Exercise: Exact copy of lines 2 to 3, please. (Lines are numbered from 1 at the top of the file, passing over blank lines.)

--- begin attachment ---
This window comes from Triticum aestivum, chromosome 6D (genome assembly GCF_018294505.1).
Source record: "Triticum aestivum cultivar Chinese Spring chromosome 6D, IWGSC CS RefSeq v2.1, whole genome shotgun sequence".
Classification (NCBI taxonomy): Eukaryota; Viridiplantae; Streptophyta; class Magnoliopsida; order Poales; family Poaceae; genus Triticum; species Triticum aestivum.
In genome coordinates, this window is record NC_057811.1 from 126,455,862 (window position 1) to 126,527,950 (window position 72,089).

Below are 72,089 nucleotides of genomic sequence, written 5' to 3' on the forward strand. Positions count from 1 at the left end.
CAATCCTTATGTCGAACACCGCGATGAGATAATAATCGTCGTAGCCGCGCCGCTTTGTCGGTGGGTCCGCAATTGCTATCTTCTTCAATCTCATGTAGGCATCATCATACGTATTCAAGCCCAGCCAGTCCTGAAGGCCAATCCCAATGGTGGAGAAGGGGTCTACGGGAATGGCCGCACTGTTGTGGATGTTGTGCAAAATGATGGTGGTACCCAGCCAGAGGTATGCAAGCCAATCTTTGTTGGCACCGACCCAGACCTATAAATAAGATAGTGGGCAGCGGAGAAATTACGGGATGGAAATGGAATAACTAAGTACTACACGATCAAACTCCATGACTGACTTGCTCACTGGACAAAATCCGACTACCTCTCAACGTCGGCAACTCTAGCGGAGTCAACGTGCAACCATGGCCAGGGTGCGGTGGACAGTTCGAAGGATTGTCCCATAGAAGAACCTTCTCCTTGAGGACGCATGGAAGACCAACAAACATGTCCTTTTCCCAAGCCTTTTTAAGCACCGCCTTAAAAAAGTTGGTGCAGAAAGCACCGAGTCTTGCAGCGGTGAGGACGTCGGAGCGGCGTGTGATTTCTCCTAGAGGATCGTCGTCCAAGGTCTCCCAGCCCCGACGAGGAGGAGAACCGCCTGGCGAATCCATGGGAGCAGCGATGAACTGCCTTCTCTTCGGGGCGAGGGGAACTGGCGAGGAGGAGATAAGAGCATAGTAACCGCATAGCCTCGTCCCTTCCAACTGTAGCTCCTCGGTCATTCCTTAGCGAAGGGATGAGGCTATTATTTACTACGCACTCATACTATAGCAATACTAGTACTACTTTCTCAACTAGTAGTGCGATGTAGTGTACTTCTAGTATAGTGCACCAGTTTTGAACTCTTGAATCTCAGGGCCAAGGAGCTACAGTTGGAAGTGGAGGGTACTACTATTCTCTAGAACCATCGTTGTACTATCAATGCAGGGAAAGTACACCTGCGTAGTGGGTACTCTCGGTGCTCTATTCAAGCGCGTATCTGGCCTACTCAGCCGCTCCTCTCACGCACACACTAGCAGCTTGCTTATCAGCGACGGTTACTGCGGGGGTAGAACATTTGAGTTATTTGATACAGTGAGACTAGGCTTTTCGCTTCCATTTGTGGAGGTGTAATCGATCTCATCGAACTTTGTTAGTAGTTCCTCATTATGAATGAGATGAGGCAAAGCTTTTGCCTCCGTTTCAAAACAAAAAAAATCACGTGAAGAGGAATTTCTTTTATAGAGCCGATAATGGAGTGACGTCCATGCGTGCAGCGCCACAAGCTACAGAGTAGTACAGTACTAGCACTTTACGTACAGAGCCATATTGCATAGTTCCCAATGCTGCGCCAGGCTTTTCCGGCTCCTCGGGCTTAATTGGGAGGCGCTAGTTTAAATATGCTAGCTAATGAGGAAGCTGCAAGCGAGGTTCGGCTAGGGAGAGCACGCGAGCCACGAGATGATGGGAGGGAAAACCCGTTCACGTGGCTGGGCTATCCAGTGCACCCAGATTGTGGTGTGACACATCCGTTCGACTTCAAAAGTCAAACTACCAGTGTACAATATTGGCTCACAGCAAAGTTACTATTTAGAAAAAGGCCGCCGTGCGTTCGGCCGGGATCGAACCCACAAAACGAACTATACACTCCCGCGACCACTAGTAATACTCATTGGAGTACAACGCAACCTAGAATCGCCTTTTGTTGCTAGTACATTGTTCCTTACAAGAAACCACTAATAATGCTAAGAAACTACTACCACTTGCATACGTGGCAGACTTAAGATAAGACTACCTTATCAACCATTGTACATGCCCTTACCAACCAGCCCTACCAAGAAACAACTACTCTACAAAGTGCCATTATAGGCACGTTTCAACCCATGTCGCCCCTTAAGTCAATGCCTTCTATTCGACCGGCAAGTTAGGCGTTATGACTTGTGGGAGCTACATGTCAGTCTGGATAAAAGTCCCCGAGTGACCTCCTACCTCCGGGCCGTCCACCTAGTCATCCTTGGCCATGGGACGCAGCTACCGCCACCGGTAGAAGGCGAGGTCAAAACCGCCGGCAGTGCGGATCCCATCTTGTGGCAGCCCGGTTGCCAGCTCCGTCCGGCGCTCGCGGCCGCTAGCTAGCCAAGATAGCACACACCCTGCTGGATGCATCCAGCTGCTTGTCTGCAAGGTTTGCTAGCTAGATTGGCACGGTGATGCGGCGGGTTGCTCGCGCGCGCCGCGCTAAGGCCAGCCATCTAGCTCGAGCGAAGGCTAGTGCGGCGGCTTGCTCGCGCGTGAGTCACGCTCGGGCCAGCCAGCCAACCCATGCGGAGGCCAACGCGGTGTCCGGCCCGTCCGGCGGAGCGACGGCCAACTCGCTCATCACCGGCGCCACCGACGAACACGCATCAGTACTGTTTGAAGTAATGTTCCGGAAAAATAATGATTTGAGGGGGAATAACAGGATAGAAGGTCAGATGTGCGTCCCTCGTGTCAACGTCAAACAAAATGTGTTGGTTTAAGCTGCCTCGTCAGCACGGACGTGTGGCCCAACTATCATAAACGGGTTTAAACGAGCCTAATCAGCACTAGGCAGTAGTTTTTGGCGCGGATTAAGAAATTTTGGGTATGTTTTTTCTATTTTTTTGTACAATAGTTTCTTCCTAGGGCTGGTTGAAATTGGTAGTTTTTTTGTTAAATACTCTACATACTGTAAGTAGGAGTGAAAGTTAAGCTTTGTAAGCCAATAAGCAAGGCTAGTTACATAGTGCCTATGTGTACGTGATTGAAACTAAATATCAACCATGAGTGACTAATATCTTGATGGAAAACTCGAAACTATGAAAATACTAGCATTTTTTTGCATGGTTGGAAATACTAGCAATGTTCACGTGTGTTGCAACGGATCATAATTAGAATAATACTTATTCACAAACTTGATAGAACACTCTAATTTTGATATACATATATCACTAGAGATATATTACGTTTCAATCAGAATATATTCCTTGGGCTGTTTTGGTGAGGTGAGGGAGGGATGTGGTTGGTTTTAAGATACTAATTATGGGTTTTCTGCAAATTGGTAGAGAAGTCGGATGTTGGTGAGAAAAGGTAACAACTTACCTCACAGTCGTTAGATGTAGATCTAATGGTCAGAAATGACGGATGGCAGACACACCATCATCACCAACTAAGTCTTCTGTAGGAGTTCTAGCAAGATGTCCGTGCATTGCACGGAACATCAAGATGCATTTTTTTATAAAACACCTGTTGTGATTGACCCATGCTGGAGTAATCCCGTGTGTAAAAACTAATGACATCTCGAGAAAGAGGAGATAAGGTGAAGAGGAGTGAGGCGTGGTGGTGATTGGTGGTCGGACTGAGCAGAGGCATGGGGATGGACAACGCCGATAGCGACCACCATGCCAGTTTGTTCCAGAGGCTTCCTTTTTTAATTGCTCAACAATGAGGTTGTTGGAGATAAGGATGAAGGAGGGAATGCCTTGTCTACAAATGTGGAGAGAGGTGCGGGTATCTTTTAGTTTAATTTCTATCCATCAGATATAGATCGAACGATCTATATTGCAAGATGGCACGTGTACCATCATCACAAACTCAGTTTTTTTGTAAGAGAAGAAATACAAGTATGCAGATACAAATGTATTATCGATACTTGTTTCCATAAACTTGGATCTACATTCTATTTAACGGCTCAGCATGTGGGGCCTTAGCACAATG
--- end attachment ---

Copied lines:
Source record: "Triticum aestivum cultivar Chinese Spring chromosome 6D, IWGSC CS RefSeq v2.1, whole genome shotgun sequence".
Classification (NCBI taxonomy): Eukaryota; Viridiplantae; Streptophyta; class Magnoliopsida; order Poales; family Poaceae; genus Triticum; species Triticum aestivum.